If some of the instances are missing a feature like (E.g., 2% of user did not specify their age), you can either ignore these instances, or fill the missing values by median age, or train one model with the feature and train one without it to come up with a conclusion.

3. Irrelevant Features:

“Garbage in, garbage out (GIGO).”

Image Source

In the above image, we can see that even if our model is “AWESOME” and we feed it with garbage data, the result will also be garbage(output). Our training data must always contain more relevant and less to none irrelevant features.

The credit for a successful machine learning project goes to coming up with a good set of features on which it has been trained (often referred to as feature engineering ), which includes feature selection, extraction, and creating new features which are other interesting topics to be covered in upcoming blogs.

4. Nonrepresentative training data:

To make sure that our model generalizes well, we have to make sure that our training data should be representative of the new cases that we want to generalize to.

If train our model by using a nonrepresentative training set, it won’t be accurate in predictions it will be biased against one class or a group.

For E.G., Let us say you are trying to build a model that recognizes the genre of music. One way to build your training set is to search it on youtube and use the resulting data. Here we assume that youtube’s search engine is providing representative data but in reality, the search will be biased towards popular artists and maybe even the artists that are popular in your location(if you live in India you will be getting the music of Arijit Singh, Sonu Nigam or etc).

So use representative data during training, so your model won’t be biased among one or two classes when it works on testing data.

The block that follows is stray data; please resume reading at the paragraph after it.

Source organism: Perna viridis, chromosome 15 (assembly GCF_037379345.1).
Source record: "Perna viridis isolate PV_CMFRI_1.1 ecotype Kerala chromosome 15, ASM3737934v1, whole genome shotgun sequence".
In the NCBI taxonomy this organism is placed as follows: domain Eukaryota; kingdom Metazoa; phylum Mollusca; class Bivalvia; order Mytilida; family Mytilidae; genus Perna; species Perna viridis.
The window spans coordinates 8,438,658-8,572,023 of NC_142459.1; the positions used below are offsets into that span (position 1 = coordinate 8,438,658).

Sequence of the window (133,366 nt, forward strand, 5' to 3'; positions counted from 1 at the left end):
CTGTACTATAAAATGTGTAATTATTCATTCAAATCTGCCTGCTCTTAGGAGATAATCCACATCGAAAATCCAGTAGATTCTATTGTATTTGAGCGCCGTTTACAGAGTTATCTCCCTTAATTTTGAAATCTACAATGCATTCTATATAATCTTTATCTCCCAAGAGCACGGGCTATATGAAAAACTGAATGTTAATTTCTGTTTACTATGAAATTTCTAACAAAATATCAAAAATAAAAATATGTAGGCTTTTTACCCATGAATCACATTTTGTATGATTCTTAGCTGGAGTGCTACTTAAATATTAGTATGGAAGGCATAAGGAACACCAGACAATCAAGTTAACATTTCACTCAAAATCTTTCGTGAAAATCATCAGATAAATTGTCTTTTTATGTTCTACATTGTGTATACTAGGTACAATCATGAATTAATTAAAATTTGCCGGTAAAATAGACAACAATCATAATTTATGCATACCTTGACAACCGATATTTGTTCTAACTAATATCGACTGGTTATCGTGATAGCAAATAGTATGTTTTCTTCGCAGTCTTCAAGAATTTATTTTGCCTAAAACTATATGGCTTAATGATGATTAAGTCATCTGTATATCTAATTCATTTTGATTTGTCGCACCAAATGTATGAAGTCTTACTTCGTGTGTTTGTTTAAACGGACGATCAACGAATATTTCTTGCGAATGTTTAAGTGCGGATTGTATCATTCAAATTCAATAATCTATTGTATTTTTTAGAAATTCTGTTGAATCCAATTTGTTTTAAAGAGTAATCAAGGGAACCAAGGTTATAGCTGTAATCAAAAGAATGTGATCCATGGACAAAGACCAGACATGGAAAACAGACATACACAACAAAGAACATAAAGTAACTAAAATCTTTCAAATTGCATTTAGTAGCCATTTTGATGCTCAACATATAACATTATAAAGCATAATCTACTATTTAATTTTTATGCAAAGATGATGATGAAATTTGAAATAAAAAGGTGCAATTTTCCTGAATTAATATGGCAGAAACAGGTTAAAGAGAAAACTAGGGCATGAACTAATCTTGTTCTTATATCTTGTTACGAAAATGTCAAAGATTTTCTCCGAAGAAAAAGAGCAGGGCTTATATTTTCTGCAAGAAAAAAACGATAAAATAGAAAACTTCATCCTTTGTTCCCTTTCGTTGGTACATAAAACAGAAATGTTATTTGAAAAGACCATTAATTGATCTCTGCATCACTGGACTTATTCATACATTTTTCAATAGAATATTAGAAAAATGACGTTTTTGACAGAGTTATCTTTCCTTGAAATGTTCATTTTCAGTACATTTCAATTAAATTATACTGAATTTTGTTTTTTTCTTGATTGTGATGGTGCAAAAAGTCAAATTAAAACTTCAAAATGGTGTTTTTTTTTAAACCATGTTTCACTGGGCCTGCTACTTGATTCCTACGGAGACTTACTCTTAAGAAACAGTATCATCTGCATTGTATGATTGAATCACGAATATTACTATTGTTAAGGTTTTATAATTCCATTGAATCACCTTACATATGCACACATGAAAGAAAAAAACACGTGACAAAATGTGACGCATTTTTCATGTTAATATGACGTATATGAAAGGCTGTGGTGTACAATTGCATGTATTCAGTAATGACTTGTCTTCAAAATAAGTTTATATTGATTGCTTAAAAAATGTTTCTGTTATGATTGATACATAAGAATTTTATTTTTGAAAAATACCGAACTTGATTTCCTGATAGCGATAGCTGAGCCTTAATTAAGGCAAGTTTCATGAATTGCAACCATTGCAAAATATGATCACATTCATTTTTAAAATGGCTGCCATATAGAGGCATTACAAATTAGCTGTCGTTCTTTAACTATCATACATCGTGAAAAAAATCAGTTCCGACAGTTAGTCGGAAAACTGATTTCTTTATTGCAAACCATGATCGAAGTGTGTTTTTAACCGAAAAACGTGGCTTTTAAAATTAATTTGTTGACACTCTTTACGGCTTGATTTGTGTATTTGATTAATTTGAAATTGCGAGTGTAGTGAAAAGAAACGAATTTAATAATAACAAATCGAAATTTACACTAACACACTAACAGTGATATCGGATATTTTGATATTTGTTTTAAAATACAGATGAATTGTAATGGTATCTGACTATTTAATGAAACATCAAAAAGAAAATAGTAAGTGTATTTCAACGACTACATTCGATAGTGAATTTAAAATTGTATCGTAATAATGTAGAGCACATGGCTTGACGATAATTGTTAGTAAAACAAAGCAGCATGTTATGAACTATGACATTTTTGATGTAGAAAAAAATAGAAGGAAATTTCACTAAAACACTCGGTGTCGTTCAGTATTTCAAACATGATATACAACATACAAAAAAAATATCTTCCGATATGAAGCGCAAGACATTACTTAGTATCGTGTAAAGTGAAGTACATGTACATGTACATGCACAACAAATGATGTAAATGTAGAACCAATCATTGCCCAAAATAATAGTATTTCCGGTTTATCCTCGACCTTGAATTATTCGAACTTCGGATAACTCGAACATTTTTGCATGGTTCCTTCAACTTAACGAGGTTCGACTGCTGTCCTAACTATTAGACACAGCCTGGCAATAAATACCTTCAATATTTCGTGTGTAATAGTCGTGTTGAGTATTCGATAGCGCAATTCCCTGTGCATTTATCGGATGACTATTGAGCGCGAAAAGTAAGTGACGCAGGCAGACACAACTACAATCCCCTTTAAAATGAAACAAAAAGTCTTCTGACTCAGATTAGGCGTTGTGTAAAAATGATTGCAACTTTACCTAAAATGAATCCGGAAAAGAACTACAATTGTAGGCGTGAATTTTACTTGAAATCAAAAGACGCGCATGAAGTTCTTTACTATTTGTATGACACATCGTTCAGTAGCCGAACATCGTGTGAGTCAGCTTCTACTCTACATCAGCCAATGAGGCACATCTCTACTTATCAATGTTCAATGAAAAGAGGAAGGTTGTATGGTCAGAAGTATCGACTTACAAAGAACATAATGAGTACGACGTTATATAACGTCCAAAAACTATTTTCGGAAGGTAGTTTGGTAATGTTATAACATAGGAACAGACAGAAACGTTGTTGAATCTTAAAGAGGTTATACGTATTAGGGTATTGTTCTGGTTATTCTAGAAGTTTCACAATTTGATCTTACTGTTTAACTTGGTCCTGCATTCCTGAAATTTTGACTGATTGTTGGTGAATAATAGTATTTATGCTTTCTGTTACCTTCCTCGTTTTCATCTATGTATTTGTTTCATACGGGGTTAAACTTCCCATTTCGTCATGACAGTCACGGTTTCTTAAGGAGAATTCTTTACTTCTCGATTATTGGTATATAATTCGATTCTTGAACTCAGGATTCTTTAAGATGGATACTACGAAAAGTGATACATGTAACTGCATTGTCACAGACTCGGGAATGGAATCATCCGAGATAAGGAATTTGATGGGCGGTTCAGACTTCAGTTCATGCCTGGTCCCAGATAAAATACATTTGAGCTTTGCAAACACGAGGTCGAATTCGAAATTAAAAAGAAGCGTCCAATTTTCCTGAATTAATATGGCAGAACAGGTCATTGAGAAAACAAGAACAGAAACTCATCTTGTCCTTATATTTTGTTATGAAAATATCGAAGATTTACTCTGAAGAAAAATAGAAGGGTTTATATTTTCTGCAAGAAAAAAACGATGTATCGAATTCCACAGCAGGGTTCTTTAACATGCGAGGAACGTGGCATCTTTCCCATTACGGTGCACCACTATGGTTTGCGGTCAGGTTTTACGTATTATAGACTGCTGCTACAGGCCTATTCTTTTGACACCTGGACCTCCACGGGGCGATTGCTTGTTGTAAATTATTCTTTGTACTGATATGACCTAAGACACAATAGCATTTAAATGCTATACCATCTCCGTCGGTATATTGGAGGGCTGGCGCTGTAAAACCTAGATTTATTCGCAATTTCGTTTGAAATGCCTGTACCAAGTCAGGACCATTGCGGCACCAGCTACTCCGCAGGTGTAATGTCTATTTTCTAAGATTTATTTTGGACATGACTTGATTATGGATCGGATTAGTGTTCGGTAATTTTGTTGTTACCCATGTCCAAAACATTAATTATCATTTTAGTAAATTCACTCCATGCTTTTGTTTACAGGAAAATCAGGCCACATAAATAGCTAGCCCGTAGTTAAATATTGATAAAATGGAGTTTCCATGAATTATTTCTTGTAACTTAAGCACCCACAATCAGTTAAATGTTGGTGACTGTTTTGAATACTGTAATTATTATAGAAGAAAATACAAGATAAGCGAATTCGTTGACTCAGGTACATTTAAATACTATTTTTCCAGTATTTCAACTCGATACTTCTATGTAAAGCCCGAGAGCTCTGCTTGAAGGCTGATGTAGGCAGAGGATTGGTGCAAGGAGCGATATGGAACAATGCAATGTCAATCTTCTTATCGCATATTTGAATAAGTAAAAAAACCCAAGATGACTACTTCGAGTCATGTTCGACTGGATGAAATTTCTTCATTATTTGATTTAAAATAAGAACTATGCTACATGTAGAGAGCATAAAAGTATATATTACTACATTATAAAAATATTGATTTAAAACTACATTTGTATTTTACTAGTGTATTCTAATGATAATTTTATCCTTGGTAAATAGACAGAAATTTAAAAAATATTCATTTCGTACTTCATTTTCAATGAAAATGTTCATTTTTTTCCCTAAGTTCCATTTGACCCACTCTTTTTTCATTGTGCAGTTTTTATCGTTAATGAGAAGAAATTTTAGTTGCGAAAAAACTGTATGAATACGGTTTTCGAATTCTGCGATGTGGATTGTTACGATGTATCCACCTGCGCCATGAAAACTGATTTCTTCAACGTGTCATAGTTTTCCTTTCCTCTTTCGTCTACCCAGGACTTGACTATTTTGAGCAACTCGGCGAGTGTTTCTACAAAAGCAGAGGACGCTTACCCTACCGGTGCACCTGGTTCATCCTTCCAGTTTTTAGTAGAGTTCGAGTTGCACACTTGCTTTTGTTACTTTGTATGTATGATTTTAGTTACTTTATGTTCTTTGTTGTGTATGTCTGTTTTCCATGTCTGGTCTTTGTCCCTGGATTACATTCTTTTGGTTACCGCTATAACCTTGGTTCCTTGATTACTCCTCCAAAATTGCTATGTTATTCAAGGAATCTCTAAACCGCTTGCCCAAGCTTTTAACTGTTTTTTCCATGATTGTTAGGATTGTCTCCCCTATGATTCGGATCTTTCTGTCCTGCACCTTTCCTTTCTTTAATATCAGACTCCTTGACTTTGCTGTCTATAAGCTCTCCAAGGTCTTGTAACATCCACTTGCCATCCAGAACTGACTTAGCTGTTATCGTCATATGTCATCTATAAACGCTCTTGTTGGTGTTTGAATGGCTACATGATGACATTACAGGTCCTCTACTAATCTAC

5. Overfitting and Underfitting :

What is overfitting?

Image Source

Let’s start with an example, say one day you are walking down a street to buy something, a dog comes out of nowhere you offer him something to eat but instead of eating he starts barking and chasing you but somehow you are safe. After this particular incident, you might think all dogs are not worth treating nicely.

So this overgeneralization is what we humans do most of the time, and unfortunately machine learning model also does the same if not paid attention. In machine learning, we call this overfitting i.e model performs well on training data but fails to generalize well.

Overfitting happens when our model is too complex.

Things which we can do to overcome this problem:

Simplify the model by selecting one with fewer parameters.

By reducing the number of attributes in training data.

Constraining the model.

Gather more training data.

Reduce the noise.

What is underfitting?

Image Source

Yes, you guessed it right underfitting is the opposite of overfitting. It happens when our model is too simple to learn something from the data. For E.G., you use a linear model on a set with multi-collinearity it will for sure underfit and the predictions are bound to be inaccurate on the training set too.

Things which we can do to overcome this problem:

Train on better and relevant features.

Reduce the constraints.

Conclusion :

Machine Learning is all about making machines better by using data so that we don’t need to code them explicitly. The model will not perform well if training data is small, or noisy with errors and outliers, or if the data is not representative(results in biased), consists of irrelevant features(garbage in, garbage out), and lastly neither too simple(results in underfitting) nor too complex(results in overfitting). After you have trained a model by keeping the above parameters in mind, don’t expect that your model would simply generalize well to new cases you may need to evaluate and fine-tune it, how to do that? Stay tuned this is a topic that will be covered in the upcoming blogs.

Thank you,